Memories of Kit & Ruby Danaher by Chris Danaher

The Aunts: Kit and Ruby



Aunt Kit and Aunt Ruby are two relatives I remember well. They were also my father's (Michael Danaher's) aunts as they were daughters of Philip and Maria Danaher, my great grandparents, who migrated to Australia from Ireland before the end of the 19th century. When asked to write some recollections about them, numerous flashbacks scattered over a page of my memory, like collective images on a reel of forgotten film. Still, some moments stand out more than others and hopefully they are vivid enough for me to offer an accurate portrayal of the Aunts as I knew them.


Let's first consider Aunt Kit. From what I remember, she died early in my childhood - around 1971, just eclipsing 80. Yet, I remember her well as she had very obvious character traits that cannot be forgotten; she was kind and understanding with an agreeable sense of humor that made us feel a part of the family. For someone from her era, this was quite remarkable when the phrase, "children should be seen and not heard" was proclaimed and practiced as a social norm. Perhaps this was because she had been a teacher in earlier years, but let us not forget that this profession was once at the forefront of subduing all manner of immature, ill-informed expression of the young. From a child's perspective, Kit spoke from her heart and said the right thing, rather than the expected thing and her warm, positive smile both complemented and animated the conversations she had with us. 


My brother and I once commented that she was "cute". I guess this is how children perceive elderly people, who are so natural and well intentioned with their actions and words. Upon hearing this, she showed instant happiness accompanied by a mild, soft laugh. She was a real draw card for the occasional visits to the Aunts' and we looked forward to her weekly visits with her sister Ruby for lunch on Saturdays.


Sadly, our lives with her were short lived. She fell ill and battled sickness over an extended period of time and Aunt Ruby would make evening phone calls to Dr. Williams who would visit her during his night rounds. I can even recall the name of her Doctor! Even the subtle details associated with a special Aunt like this have significance, so yes Dr. Williams; you're also in the reel of film! 


Apparently, Kit's funeral was deeply moving and all I can recount from it is being looked after by a neighbor. In retrospect, this was a good idea. To remember her as she was helped me to move on from this sad moment. It is good that my last visual memory of her is not as someone lying motionless in a casket. This would do nothing to depict the person she really was to the mind of a child.


You've noticed that I mentioned Aunt Kit first. Perhaps you assumed I liked her more than Ruby. As a child, that was true, but now I see them both equally valued as family treasures. Like fine wine, Ruby was an acquired taste that challenged the limitations of a child's social criteria. We must not forget that Ruby was born in the 1890's and was a true child of Victorianism; a culture that valued outward appearances of respectability, accompanied with impeccable manners and well-chosen, eloquent expressions that were precise, yet appropriately adjusted according to the social standing of the listener. In meeting Aunt Ruby, I was at the tail end of this fading era of British Colonialism and did not really fit in!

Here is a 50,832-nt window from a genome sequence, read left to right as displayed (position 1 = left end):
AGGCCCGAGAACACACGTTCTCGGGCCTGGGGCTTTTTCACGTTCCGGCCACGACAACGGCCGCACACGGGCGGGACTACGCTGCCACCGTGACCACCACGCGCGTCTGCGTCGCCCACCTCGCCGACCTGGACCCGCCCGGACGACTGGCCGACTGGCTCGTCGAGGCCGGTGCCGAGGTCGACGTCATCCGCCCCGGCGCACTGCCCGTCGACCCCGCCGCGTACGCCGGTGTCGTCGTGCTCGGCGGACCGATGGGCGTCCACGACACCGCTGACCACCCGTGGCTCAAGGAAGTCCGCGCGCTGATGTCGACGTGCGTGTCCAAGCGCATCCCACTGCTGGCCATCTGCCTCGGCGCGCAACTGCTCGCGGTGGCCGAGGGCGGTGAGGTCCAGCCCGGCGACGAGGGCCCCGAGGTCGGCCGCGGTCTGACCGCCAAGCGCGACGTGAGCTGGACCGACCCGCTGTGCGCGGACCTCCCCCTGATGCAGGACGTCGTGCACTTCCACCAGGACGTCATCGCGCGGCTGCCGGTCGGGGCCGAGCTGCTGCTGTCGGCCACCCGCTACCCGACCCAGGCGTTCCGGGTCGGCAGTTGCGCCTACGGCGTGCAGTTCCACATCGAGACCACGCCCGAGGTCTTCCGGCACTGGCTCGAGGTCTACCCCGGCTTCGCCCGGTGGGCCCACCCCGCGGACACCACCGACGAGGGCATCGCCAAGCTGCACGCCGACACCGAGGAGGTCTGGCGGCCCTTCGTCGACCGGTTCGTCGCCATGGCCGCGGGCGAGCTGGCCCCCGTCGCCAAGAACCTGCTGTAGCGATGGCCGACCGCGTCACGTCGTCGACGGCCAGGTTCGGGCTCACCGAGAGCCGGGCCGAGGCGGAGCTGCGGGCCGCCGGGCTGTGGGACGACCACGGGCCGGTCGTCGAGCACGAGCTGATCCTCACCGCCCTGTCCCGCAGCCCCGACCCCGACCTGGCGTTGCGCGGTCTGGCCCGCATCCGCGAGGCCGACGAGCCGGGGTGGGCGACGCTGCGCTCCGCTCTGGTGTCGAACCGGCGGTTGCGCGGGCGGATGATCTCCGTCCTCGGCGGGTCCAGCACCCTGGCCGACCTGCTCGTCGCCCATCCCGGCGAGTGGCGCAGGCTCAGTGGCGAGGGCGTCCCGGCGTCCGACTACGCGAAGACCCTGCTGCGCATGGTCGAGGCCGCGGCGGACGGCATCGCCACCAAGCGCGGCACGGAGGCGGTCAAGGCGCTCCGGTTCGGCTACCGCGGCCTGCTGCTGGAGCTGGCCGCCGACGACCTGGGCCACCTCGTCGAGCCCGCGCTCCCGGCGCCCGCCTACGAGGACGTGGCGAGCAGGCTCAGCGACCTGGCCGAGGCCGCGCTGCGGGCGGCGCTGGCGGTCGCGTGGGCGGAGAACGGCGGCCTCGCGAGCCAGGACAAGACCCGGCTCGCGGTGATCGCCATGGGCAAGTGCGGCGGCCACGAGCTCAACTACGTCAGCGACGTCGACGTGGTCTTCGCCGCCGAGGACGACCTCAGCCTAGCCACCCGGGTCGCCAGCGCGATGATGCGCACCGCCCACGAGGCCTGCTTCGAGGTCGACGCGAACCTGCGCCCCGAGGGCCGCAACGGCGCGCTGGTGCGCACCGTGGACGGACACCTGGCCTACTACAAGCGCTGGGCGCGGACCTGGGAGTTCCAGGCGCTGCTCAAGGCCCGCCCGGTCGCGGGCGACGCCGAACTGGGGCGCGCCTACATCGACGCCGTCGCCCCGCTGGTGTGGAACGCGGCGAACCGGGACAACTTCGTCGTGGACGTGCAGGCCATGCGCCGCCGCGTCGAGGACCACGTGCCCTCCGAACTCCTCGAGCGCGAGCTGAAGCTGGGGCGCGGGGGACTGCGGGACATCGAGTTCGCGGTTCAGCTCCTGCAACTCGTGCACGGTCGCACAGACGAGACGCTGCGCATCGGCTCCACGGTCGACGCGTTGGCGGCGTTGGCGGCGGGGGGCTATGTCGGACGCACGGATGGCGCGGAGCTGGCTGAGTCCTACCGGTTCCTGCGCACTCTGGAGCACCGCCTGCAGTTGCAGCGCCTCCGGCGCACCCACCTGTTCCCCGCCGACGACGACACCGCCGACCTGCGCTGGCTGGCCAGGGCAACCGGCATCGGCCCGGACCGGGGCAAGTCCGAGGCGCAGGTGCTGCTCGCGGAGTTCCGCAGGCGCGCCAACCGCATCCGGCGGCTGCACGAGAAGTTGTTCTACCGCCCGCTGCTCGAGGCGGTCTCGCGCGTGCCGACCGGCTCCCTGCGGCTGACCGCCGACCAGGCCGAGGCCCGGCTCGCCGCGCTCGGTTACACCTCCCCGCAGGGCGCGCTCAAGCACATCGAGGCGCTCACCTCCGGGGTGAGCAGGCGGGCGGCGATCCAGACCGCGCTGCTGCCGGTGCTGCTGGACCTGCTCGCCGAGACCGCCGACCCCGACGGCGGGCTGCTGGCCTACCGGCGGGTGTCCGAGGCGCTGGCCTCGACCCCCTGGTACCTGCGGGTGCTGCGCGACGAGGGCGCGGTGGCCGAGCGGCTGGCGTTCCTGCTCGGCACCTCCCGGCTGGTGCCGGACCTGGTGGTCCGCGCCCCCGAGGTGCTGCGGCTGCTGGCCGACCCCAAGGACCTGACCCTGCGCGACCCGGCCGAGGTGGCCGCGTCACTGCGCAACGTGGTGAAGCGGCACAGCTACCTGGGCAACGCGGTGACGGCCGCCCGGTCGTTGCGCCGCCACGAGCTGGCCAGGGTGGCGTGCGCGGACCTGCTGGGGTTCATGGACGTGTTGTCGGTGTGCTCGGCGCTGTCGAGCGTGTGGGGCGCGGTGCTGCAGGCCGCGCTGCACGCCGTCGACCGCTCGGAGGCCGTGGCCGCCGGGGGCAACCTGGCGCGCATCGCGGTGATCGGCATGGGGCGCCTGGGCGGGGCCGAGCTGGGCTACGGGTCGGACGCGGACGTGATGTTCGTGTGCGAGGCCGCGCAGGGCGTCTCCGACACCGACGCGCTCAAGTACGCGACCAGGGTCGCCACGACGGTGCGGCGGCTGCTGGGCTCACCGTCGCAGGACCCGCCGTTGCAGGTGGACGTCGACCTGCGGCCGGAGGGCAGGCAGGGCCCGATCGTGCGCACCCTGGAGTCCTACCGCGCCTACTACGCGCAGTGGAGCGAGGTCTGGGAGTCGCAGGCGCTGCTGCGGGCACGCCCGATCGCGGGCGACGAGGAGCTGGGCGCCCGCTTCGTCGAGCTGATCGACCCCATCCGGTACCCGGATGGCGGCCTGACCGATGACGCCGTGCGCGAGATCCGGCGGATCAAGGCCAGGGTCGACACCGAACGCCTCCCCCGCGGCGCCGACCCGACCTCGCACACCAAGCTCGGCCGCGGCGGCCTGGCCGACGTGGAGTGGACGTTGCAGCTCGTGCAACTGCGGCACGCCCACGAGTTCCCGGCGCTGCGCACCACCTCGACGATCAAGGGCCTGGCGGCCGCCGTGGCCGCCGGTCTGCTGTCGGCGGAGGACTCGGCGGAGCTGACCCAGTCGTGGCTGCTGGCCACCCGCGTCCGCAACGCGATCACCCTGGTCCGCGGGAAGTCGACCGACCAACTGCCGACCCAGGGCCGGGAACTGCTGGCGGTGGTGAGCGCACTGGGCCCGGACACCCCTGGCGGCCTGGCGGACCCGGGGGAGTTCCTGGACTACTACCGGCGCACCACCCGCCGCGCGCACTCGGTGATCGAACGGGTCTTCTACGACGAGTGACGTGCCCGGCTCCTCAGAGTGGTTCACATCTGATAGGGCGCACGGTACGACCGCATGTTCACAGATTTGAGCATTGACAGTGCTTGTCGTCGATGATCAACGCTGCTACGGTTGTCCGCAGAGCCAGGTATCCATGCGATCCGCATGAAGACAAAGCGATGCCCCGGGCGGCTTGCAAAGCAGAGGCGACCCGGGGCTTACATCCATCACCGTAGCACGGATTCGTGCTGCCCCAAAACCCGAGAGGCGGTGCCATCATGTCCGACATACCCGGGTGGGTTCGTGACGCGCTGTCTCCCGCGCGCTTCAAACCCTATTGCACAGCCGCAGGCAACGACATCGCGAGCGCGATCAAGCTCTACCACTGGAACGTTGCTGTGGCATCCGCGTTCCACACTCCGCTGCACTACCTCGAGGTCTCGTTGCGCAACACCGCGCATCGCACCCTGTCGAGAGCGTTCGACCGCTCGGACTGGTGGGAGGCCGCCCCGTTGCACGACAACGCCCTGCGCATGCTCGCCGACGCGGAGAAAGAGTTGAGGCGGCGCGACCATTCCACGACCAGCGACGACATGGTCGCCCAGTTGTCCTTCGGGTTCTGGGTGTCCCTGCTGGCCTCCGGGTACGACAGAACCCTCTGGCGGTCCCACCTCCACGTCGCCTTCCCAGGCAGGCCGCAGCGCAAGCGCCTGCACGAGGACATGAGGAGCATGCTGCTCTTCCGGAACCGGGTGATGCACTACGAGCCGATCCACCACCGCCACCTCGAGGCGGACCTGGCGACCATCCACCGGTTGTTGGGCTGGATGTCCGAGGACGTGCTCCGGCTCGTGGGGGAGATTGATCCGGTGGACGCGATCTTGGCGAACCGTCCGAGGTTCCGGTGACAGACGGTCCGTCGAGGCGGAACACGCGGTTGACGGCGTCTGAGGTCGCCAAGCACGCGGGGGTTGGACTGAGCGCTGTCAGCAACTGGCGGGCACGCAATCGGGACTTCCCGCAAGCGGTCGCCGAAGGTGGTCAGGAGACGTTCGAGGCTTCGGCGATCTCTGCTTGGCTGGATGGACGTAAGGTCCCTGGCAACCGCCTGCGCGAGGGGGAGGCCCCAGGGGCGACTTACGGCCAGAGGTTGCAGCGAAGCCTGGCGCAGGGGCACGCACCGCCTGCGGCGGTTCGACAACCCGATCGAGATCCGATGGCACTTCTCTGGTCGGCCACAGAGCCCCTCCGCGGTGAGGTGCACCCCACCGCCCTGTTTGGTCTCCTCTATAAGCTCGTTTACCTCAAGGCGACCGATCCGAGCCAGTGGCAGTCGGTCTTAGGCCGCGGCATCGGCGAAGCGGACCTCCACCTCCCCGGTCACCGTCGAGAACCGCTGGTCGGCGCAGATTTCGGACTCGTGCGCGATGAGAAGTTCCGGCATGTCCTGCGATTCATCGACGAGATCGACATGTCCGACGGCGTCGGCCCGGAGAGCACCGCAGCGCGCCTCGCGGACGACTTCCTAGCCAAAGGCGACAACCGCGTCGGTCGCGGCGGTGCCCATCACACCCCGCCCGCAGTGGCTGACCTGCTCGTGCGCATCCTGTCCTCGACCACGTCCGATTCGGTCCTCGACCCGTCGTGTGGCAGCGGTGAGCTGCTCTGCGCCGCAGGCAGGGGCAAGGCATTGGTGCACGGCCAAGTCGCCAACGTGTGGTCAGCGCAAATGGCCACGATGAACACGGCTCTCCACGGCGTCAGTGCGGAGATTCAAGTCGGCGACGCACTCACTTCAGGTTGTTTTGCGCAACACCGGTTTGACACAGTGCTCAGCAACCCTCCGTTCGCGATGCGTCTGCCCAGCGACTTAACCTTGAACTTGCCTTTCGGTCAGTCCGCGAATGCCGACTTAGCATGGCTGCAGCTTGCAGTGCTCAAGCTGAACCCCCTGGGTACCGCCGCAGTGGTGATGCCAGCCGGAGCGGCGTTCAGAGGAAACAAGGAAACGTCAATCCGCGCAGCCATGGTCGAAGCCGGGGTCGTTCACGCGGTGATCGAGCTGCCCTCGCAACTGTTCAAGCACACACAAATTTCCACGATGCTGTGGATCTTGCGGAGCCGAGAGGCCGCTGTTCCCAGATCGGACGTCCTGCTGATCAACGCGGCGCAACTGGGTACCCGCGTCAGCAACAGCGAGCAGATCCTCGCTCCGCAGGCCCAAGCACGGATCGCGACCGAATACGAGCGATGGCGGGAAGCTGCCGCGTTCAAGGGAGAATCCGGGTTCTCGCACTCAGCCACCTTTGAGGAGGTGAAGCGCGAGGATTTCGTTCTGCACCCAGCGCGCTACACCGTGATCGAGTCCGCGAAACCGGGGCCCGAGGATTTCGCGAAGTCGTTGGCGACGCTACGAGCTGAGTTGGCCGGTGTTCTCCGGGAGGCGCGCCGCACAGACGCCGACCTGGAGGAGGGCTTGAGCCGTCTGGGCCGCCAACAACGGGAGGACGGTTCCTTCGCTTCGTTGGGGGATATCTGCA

Aunt Ruby was formal and serious in the way she dealt with us. She appeared indifferent to the idea of making adjustments or showing understanding to childish behavior. (Perhaps the American spelling you just noticed shows one way I rebelled against the old ways. Now I can't seem to stop writing like this!) To appreciate Aunt Ruby meant growing up and reaching a level of maturity to accommodate her way of thinking. Thankfully, she lived long enough for that day to come.


Behind her austere exterior was a heart of compassion. I was later to learn that she often gave financial assistance to relatives in need and would never hesitate to offer practical help to people around her. It was only after many years that I learned about how she supported my mother with good advice and sincere friendship that carried her through those difficult child raising years. My mother's background was more of a German continental upbringing and understanding the vibrant Irish-Australian Danaher culture must have been somewhat of a challenge for her. But Aunt Ruby was there for her. She was her best friend, her mentor, her link between acceptance and misunderstanding. I believe she carried her formal veneer out of respect for her parents, as she was loyal and behaved in a manner that she felt brought honor to them. Sadly, this had once masked the real Ruby who I know now.


My last recount of her life was in a nursing home. She had lost all recent memory and was back in the past. Her parents were sometimes with her and she had various social engagements to keep with her friends and acquaintances. Oftentimes, she would laugh about certain behavior she encountered during a picnic lunch. Here I was beside this ailing Aunt, listening to conversations from the past, and being informed of events that belonged to a forgotten time, and yet they seemed so real and made me feel I was back there with her. Ruby was no longer with us, but had retreated into the time she knew well. She was no longer formal or severe, but excited and contented. The Victorian mask had faded away.


Aunt Ruby passed away in 1988. I delivered her eulogy to an audience of tearful relatives and friends. Just 17 years before, Kit was there in the same place and now it seemed they were together again. 


As I reflect on the words put down on this paper, the day is fading with the coming evening twilight as if telling me to leave this written memory for another day to come. 



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